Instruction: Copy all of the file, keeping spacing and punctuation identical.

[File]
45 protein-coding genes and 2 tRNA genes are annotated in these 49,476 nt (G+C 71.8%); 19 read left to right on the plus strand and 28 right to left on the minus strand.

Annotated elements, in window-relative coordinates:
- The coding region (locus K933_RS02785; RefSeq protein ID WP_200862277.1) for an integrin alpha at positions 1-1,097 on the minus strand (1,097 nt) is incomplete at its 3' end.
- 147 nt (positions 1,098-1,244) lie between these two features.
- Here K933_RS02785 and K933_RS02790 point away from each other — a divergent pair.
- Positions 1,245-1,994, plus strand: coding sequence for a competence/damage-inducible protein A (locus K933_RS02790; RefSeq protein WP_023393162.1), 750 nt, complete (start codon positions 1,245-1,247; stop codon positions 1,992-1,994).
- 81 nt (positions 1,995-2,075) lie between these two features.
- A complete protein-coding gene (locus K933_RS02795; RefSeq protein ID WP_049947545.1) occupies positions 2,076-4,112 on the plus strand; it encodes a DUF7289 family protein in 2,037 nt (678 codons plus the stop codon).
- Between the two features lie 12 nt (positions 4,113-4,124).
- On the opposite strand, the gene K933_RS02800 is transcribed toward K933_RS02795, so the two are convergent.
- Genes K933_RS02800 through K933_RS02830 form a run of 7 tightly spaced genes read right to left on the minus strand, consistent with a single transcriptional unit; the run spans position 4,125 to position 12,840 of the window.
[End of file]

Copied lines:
45 protein-coding genes and 2 tRNA genes are annotated in these 49,476 nt (G+C 71.8%); 19 read left to right on the plus strand and 28 right to left on the minus strand.

Annotated elements, in window-relative coordinates:
- The coding region (locus K933_RS02785; RefSeq protein ID WP_200862277.1) for an integrin alpha at positions 1-1,097 on the minus strand (1,097 nt) is incomplete at its 3' end.
- 147 nt (positions 1,098-1,244) lie between these two features.
- Here K933_RS02785 and K933_RS02790 point away from each other — a divergent pair.
- Positions 1,245-1,994, plus strand: coding sequence for a competence/damage-inducible protein A (locus K933_RS02790; RefSeq protein WP_023393162.1), 750 nt, complete (start codon positions 1,245-1,247; stop codon positions 1,992-1,994).
- 81 nt (positions 1,995-2,075) lie between these two features.
- A complete protein-coding gene (locus K933_RS02795; RefSeq protein ID WP_049947545.1) occupies positions 2,076-4,112 on the plus strand; it encodes a DUF7289 family protein in 2,037 nt (678 codons plus the stop codon).
- Between the two features lie 12 nt (positions 4,113-4,124).
- On the opposite strand, the gene K933_RS02800 is transcribed toward K933_RS02795, so the two are convergent.
- Genes K933_RS02800 through K933_RS02830 form a run of 7 tightly spaced genes read right to left on the minus strand, consistent with a single transcriptional unit; the run spans position 4,125 to position 12,840 of the window.